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Suez Canal crisis over, but impact across supply chains may last months

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The mammoth Ever Given container ship has finally been freed from the Suez Canal, but concern has since shifted to its secondary effects on countries, companies and industries across the globe.

In particular, international trade and global supply chains may be in for a bumpy ride in the following weeks.

Ever Given, one of the world’s largest container vessels, ran aground and was lodged across the southern edge of the Suez Canal on 23 March. The blockage lasted for six days before the 400-metre-long ship was successfully refloated on Monday after continuous efforts by salvage crews.

With about 13% of global trade passing through the waterway, German financial services provider Allianz estimated that each passing day of immobilisation could cost global trade between US$6 billion to US$10 billion.

While the massive traffic backlog has already been cleared, experts are forecasting continued ramifications for global supply chains for a period of what could possibly be months.

Most Affected Regions

A report by data and analytics experts from Dun & Bradstreet and E2open (a supply chain software company) studied the impact of the blockage on businesses across the world.

Basing their findings on annual shipping data that tracks the vessels and materials found onboard ships travelling through the Suez Canal, the team found that Europe will feel most of the second round of consequences from the crisis.

They continued that businesses in Asia will also be impacted in two main ways: by the delay of shipments from Europe and by a shortage of empty containers returning to their region, which will further stall their abilities to deliver goods globally.

In the U.S, it was revealed that the top industries that will be most impacted by the crisis are grocery stores, department stores, auto and home supply stores, hardware stores, surgical and medical equipment suppliers, plumbing heating and air-conditioning, semi-conductors, general warehousing and storage, trucking and sporting goods.

The Fragility of Global Supply Chains

Still reeling from the COVID-19 pandemic, the Suez Canal crisis is yet another reminder of the fragility of global supply chains. Shortages for particular products will be happening soon, due to delays in ports or shortage of materials or key components.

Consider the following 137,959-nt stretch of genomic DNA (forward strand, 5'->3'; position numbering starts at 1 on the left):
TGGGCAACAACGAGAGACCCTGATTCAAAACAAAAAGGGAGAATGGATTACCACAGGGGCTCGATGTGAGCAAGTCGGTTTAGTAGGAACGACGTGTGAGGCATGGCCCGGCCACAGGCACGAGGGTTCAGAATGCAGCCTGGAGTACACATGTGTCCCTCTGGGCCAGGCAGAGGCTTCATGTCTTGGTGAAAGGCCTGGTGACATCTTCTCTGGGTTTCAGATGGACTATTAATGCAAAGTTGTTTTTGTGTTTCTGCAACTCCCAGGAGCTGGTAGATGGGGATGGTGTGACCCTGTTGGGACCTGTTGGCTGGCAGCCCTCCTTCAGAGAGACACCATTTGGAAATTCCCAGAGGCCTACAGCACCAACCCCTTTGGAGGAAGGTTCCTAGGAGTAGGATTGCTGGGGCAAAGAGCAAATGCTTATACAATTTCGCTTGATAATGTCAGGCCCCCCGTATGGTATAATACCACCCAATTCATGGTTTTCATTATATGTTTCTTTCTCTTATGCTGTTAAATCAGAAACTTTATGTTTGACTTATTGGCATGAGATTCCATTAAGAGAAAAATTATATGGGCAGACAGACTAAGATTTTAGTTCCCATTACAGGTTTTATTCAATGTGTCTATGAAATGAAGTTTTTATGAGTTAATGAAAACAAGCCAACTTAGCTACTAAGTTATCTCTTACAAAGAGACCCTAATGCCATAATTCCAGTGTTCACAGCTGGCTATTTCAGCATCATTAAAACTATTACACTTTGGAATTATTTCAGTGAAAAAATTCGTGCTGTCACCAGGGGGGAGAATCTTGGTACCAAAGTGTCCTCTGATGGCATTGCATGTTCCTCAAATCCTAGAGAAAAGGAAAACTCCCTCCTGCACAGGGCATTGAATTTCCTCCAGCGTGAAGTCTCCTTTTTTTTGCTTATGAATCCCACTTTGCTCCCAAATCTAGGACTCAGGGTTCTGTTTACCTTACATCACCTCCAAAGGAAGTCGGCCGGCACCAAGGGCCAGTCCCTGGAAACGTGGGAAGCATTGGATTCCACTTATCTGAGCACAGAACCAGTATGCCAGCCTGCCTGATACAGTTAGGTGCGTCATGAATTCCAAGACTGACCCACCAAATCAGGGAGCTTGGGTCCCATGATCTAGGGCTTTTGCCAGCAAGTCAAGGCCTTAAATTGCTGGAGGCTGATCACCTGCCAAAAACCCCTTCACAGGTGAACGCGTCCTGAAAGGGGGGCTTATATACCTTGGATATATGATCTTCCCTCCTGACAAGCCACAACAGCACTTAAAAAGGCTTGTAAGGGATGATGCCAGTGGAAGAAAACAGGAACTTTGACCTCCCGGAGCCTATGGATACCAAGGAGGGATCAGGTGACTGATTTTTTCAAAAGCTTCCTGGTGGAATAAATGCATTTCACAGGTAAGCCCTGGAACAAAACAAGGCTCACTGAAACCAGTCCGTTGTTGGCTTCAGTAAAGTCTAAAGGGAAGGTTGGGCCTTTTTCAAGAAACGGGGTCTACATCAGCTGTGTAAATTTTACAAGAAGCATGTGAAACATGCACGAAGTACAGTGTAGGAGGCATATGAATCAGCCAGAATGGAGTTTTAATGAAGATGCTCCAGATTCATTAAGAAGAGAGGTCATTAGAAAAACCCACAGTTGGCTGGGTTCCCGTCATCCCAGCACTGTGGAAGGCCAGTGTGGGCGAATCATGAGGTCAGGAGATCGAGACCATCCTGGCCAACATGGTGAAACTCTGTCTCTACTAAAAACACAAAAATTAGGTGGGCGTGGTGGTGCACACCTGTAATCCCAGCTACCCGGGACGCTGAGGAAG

“Companies have developed a higher level of dependency on suppliers and third parties from other countries, and that dependency is highlighted when a link in the supply chain is impacted,” said Brian Alster, Third-Party Risk & Compliance General Manager of Dun & Bradstreet

“The Suez Canal incident is another reason for businesses to invest in data and technology to create an agile, geographically dispersed supply chain that can quickly pivot during unexpected events,” he said.

In line with this, the crisis might also be taken as another opportunity for businesses to reshape their supply chains, especially for manufacturers who might consider being less dependent on sources that are distant and reliant on container shipping.

Takeaways and Best Practices

The Suez Canal incident has highlighted the need for better visibility and risk-assessment in global supply chains. In their analysis, Dun & Bradstreet and E2open provide a couple of both near-term and long term best practices to consider in understanding and managing supply chains.

The companies said that a near-term best practice is to completely and immediately assess your suppliers and suppliers’ suppliers to determine the impact to your own supply chain operation. Another vital step is to identify your alternative suppliers in non-impacted regions of the world and engage them to offset the delays of suppliers in the impacted region.

For longer-term best practices, companies must strategise through developing a risk-based assessment process that monitors what could impact supply chain productivity and supports a flexible and agile network, even in the face of unexpected events.

Meanwhile, monitoring your supply chain must also include the risks associated with both Tier 1 and Tier 2 suppliers for a complete view.

In the same vein, companies must start investing in technology to ensure greater transparency and visibility into their entire supplier network, which as established by the Suez Canal crisis, is necessary at this point.

Source: Dun & Bradstreet and E2open

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